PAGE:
General Gordon eschewed earthly honors, preferring instead to embrace an ascetic lifestyle characterized by hidden acts of charity at great personal sacrifice. One example of his noble generosity involves a great gold medallion he received from the Chinese government following his successful campaign against the Taipings. During the Lancashire famine in England, Gordon scratched the inscription off his gold Chinese medal and anonymously donated it to help feed starving widows and orphans. If he sought fame and earthly glory, he could have just as easily donated the medallion with his title still etched into it. He did not because he believed it was better to give than receive, and that charitable acts should be done in secret. Jesus told his disciples that “when you give to the needy, do not let your left hand know what your right hand is doing, so that your giving may be in secret.” Gordon gave much of his earthly wealth to help underprivileged boys, and following his death, a school was founded in his honor to perpetuate his charitable work. Today is known as Gordon's School, but when it was originally founded in 1886 it was known as the Gordon Boys' School.
Given Elgar’s desire to emulate General Gordon, it is not unreasonable to conclude he finally recognized a symphony in Gordon's honor would contradict everything the General believed in. By April 20, 1899, Elgar abandoned the Gordon Symphony and likely did so after coming to terms with Gordon's austerity and revulsion for public recognition. What greater contradiction could he contrive than to overtly compose a symphony in Gordon's honor? That would be the last thing Gordon would want, and more importantly, condone. The best way for Elgar to honor Gordon would not be to praise the General publicly with a symphony, but rather to emulate his example by glorifying Gordon's spiritual Commander In Chief in secret.
Just as Gordon practiced his charitable acts in secret, so too Elgar found it fitting to honor Gordon’s God in secret. Ultimately this is what he did with the Enigma Variations. In his first great symphonic work, Elgar secretly honors Gordon's Lord, the God who hides himself, using a hidden theme, a hidden message and a hidden friend to all who will receive Him. These three hidden aspects of the Enigma Variations form a trinity of mystery. Elgar's choice for the unstated Principal Theme – Ein feste Burg – is readily associated with Gordon because he was Anglican, and hence a Protestant. A Mighty Fortress was the battle hymn of the Reformation. Gordon may also be associated with Ein feste Burg because of its military connotations as a war hymn performed on the eve of battle and to commemorate military victories. An excellent example of the latter is Wagner's Kaiser March, a work performed in England at the Coronations of 1902 and 1911.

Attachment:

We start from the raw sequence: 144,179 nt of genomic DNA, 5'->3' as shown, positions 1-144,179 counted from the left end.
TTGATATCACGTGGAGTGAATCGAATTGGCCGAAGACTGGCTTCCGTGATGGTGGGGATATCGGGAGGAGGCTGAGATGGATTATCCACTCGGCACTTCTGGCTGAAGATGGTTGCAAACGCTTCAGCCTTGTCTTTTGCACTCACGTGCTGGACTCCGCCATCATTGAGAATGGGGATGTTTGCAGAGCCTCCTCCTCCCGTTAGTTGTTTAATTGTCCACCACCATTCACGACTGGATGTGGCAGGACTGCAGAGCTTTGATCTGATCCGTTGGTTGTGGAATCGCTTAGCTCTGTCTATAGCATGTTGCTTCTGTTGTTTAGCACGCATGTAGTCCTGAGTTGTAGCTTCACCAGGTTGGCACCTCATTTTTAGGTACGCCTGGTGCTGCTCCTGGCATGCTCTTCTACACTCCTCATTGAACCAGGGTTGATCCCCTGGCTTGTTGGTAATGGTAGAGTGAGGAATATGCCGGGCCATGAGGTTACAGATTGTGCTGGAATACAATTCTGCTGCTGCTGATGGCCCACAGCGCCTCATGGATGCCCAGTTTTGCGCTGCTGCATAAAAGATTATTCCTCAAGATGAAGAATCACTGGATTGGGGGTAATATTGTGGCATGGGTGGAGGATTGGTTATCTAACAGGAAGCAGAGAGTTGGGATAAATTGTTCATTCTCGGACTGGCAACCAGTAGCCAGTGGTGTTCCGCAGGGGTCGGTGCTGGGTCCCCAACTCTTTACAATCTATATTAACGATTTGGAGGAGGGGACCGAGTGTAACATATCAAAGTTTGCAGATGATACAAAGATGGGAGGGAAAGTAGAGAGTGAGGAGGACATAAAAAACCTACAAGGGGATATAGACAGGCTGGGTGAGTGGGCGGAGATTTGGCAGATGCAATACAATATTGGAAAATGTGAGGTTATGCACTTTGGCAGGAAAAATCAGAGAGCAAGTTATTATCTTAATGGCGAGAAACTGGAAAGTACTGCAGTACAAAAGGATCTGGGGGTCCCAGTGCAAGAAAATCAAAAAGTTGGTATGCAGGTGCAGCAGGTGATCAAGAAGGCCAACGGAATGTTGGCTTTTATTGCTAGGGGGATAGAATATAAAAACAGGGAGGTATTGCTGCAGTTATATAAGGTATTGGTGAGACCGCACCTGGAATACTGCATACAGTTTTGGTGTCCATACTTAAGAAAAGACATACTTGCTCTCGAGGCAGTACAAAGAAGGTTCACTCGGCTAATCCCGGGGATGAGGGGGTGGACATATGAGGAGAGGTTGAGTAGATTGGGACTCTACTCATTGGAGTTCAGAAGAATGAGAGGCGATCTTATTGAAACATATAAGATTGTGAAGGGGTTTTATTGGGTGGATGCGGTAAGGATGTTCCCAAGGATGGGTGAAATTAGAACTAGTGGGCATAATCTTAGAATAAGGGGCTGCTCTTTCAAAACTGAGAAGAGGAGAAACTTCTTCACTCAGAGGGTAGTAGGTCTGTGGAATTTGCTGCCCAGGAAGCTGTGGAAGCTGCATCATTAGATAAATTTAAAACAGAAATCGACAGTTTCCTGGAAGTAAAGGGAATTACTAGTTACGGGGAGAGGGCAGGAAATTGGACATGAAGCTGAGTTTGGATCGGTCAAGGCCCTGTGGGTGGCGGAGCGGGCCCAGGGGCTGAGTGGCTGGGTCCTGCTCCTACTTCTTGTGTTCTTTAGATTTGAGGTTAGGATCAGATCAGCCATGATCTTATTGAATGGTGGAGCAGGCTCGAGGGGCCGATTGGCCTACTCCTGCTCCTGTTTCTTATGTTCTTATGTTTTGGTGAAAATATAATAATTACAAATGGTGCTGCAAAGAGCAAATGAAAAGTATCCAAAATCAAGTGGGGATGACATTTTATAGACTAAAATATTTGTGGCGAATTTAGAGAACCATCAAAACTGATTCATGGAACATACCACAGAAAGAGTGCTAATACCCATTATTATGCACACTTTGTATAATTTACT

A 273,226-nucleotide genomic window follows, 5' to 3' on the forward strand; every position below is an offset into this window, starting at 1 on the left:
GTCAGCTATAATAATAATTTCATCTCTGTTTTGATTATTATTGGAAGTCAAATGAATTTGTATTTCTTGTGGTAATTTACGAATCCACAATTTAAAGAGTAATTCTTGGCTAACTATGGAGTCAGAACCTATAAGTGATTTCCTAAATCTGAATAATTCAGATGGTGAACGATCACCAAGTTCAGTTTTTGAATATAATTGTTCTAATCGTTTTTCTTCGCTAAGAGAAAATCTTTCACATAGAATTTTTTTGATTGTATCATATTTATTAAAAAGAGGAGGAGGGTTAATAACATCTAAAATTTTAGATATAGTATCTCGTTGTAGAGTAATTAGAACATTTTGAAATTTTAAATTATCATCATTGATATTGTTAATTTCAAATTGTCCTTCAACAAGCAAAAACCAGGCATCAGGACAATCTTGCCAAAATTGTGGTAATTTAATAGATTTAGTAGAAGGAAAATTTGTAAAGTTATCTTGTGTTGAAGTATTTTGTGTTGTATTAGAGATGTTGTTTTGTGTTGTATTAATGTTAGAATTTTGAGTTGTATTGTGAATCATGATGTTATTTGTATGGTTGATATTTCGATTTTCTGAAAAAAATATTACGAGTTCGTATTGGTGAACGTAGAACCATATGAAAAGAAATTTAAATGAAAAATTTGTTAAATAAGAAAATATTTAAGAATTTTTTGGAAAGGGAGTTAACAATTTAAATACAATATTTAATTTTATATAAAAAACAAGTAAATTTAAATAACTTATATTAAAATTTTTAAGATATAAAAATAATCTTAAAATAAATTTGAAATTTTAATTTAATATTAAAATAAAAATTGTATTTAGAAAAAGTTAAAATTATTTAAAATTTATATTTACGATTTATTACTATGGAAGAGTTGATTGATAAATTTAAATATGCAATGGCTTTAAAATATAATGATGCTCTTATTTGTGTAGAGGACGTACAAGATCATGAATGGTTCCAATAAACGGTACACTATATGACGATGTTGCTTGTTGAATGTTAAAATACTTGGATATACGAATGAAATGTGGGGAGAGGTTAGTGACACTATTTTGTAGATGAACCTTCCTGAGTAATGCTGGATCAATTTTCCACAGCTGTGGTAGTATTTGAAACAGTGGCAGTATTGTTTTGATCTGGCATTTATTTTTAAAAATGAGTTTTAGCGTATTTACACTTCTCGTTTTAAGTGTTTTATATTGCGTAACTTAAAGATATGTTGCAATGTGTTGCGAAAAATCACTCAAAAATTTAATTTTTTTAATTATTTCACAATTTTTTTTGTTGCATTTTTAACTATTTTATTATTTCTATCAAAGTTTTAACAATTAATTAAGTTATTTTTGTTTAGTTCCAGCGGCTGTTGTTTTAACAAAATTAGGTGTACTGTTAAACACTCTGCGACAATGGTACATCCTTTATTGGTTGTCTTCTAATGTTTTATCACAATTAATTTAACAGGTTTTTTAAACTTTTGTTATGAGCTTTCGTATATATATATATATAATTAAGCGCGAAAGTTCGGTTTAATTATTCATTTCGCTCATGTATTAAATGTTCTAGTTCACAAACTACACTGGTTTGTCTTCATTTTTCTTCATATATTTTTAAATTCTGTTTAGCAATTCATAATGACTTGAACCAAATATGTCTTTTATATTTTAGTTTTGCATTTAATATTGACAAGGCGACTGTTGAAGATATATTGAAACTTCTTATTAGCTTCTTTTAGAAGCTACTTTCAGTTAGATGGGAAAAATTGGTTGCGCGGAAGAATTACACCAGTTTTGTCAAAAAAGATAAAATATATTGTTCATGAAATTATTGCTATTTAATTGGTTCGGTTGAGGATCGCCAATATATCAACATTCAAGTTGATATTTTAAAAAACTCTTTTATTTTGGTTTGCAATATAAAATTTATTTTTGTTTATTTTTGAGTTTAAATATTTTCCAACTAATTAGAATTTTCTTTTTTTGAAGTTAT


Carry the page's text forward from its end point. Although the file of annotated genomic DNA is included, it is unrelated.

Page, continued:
A “Mighty” Coincidence
On October 21, 1898 – the day he first performed the Enigma Theme for his wife – Elgar wrote, “‘Gordon’ simmereth mighty pleasantly in my (brain) pan & will no doubt boil over one day.” Elgar's use of the word mighty on that day of days is an illuminating slip of the pen. Why? Because the covert Principal Theme to his Enigma Variations is Ein feste Burg – A Mighty Fortress. To learn more about the secrets of the Enigma Variations, read my eBook Elgar’s Enigmas Exposed. Like my heavenly Father’s gift of salvation, the price is free.
Footnotes Kennedy, Michael. The Life of Elgar (Musical Lives). Illustrated edition ed. New York: CambridgeUniversity Press, 2004, p. 60
 Ibid, p. 63
 Ibid, p. 60
 McVeagh, D. (2007), Elgar the Music Maker. Rochester, New York: Boydell Press, p 58.
 Gordon, H. W. (2009). Events In The Life Of Charles George Gordon: From Its Beginning To Its End (1886). New York: Kessinger Publishing, Llc., p. 7
 Ibid, p. 1
 Edwards, J. R. (2002). The Gospel According to Mark (Pillar New Testament Commentary). Grand Rapids: Wm. B. Eerdmans Publishing Company, p. 471
 Michael Kennedy, The Life of Elgar (Cambridge, 2004), p. 75
 The Musical Times, October 1, 1900, p.654
 Rushton, Julian. Elgar: Enigma Variations (Cambridge Music Handbooks). New York: Cambridge University Press, 1999, p.13
 Rushton, Julian. Elgar: Enigma Variations (Cambridge Music Handbooks). New York: Cambridge University Press, 1999, p.13